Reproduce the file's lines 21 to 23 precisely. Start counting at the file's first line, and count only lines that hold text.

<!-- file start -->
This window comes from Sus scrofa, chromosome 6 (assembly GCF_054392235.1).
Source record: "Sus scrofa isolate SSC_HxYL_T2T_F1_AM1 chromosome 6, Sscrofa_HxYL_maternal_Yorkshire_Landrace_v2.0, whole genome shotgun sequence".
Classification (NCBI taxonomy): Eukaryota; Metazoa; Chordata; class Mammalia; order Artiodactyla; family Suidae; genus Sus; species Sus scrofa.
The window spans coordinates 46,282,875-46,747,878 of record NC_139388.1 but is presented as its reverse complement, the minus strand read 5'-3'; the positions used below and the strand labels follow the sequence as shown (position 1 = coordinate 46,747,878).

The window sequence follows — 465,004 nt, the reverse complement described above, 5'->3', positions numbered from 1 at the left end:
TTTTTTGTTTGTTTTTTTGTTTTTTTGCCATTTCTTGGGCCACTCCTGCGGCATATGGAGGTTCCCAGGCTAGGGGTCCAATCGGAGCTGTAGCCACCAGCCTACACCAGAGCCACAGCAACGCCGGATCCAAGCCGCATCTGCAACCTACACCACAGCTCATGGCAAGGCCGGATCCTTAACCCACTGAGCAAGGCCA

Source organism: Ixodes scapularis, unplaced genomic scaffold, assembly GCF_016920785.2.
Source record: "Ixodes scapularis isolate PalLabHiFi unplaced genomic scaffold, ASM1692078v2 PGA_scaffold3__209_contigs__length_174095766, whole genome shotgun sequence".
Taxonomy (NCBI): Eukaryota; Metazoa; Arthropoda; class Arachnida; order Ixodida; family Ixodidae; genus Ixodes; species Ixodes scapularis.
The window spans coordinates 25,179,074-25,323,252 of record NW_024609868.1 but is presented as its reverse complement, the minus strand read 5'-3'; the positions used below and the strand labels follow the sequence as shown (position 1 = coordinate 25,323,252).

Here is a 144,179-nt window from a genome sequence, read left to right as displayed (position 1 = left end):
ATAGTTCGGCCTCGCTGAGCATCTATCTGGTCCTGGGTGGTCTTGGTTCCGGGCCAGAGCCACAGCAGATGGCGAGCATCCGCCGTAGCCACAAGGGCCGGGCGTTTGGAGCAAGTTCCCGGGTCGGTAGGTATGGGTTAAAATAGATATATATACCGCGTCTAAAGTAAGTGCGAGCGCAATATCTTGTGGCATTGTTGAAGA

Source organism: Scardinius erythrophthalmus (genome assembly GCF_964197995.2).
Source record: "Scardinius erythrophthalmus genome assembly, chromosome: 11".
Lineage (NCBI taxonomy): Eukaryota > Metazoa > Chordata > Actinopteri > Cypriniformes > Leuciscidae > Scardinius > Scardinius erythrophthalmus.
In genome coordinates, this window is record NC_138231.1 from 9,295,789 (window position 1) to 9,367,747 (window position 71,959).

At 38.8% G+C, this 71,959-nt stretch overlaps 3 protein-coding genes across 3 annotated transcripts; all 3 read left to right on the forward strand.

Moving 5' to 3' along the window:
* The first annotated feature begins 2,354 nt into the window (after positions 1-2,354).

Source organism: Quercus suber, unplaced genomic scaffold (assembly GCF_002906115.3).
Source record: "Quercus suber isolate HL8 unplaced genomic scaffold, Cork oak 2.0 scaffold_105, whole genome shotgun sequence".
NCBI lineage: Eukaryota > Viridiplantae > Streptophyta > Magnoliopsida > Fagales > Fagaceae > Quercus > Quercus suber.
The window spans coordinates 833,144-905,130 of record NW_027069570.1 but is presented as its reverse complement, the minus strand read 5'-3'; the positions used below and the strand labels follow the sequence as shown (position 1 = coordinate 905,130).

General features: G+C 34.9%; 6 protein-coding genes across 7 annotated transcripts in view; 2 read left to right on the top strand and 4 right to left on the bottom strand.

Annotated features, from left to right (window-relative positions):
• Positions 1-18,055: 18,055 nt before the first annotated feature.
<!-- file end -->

Source record: "Quercus suber isolate HL8 unplaced genomic scaffold, Cork oak 2.0 scaffold_105, whole genome shotgun sequence".
NCBI lineage: Eukaryota > Viridiplantae > Streptophyta > Magnoliopsida > Fagales > Fagaceae > Quercus > Quercus suber.
The window spans coordinates 833,144-905,130 of record NW_027069570.1 but is presented as its reverse complement, the minus strand read 5'-3'; the positions used below and the strand labels follow the sequence as shown (position 1 = coordinate 905,130).